Patient Data Posted Online in Major Breach of Privacy

New York Times, By Kevin Sack, September 8, 2011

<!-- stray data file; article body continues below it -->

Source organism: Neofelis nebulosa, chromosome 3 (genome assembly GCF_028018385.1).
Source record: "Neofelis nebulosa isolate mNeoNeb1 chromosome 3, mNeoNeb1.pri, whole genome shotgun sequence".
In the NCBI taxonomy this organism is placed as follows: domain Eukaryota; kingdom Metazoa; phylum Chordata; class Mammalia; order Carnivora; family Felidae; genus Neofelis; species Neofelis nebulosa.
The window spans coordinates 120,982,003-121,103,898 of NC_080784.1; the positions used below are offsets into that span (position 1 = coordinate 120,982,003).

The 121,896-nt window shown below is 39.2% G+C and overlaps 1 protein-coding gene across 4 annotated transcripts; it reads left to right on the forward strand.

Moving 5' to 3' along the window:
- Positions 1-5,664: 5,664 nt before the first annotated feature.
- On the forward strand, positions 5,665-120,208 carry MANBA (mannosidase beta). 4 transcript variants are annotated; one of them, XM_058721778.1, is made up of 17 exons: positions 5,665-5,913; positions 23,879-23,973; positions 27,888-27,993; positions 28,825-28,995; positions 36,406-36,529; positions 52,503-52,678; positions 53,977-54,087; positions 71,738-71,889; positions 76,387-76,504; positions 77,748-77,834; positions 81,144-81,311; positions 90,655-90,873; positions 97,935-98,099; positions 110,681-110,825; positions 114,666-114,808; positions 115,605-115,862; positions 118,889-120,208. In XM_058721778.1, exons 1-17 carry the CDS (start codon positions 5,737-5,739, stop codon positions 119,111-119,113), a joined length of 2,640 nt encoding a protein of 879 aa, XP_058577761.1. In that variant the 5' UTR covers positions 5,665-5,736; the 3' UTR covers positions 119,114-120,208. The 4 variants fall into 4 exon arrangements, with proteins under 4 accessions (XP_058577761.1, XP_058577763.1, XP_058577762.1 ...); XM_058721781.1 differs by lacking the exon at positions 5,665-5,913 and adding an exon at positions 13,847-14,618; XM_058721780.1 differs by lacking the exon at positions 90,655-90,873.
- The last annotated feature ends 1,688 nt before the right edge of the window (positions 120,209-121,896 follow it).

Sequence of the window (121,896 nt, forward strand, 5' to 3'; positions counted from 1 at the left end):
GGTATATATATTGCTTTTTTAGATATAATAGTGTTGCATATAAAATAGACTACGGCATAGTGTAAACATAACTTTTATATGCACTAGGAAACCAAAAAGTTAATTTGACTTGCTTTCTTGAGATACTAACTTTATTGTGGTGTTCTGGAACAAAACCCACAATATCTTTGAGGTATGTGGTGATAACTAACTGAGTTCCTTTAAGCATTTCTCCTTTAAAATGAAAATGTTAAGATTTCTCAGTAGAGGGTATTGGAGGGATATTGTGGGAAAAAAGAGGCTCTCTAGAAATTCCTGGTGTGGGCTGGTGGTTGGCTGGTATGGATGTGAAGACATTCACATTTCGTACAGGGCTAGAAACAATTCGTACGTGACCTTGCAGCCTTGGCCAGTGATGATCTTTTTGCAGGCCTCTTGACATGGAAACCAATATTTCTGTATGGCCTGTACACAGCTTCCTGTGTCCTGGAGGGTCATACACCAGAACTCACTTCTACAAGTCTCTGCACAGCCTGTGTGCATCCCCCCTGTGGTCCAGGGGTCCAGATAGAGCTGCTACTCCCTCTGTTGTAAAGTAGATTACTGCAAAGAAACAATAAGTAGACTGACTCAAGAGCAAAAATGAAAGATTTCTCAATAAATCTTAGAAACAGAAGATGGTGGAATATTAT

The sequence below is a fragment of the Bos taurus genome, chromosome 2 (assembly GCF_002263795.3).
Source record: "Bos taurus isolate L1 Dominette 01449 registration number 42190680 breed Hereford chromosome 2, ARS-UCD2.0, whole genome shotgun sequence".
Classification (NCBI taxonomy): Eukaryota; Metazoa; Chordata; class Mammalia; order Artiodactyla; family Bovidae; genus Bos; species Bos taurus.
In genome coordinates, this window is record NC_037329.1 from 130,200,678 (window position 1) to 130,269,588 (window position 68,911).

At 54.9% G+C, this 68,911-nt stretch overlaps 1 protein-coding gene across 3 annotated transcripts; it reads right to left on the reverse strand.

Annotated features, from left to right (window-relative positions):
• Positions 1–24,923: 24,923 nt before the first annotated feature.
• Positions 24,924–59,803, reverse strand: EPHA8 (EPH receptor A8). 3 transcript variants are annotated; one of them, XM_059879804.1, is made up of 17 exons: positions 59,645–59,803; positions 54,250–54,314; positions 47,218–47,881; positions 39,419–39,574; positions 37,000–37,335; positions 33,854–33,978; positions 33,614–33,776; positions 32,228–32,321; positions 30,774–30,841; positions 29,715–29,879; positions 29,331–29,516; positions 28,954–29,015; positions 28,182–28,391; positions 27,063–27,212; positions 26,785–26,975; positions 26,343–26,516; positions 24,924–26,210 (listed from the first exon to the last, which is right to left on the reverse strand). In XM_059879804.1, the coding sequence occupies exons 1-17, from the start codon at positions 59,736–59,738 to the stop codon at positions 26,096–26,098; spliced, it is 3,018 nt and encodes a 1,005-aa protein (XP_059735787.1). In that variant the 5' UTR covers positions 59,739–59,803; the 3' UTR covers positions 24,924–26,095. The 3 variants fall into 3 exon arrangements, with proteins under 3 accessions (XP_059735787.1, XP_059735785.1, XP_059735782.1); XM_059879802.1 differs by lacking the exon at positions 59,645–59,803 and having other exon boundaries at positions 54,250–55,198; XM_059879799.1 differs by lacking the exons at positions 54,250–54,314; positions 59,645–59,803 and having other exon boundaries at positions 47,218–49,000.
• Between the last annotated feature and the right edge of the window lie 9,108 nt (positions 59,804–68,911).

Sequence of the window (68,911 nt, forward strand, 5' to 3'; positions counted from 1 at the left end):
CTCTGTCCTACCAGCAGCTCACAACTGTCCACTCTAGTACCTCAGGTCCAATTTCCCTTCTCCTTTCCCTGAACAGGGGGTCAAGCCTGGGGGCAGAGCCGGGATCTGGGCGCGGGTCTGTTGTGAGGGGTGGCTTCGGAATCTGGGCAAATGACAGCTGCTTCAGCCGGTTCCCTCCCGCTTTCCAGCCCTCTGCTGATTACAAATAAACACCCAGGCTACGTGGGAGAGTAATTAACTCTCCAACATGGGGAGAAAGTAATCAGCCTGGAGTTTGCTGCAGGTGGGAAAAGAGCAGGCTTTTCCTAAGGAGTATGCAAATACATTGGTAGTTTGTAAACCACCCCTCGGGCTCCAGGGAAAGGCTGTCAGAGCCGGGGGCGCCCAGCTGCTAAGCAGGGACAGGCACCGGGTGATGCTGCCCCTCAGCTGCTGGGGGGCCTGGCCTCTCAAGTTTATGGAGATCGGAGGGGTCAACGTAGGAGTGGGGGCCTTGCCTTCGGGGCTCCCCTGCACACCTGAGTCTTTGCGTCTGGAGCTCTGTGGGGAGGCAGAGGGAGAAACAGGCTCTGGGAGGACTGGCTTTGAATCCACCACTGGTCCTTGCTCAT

A medical privacy breach at Stanford University’s hospital in Palo Alto, Calif., led to the public posting of medical records for 20,000 emergency room patients, including names and diagnosis codes, on a commercial Web site for nearly a year, the hospital has confirmed. Since discovering the breach last month, the hospital has been investigating how a detailed spreadsheet made its way from one of its vendors, a billing contractor identified as Multi-Specialty Collection Services, to a Web site called “Student of Fortune,” which allows students to solicit paid assistance with their school work. Gary Migdol, a spokesman for Stanford Hospital and Clinics, said the spreadsheet first appeared on the site on Sept. 9, 2010, as an attachment to a question about how to convert the data into a bar graph. Even as government regulators strengthen oversight by requiring public reporting of breaches and imposing heavy fines, experts on medical security said the Stanford incident spotlights the persistent vulnerability posed by legions of outside contractors who gain access to private data. The spreadsheet contained names, diagnosis codes, account numbers, admission and discharge dates, and billing charges for patients seen at Stanford Hospital’s emergency room during a six-month period in 2009, Mr. Migdol said. It did not include Social Security numbers, birthdates, credit-card accounts or other information used to perpetrate identity theft, he said, but the hospital is offering free identity protection services to affected patients. http://www.nytimes.com/2011/09/09/us/09breach.html?_r=3&hp

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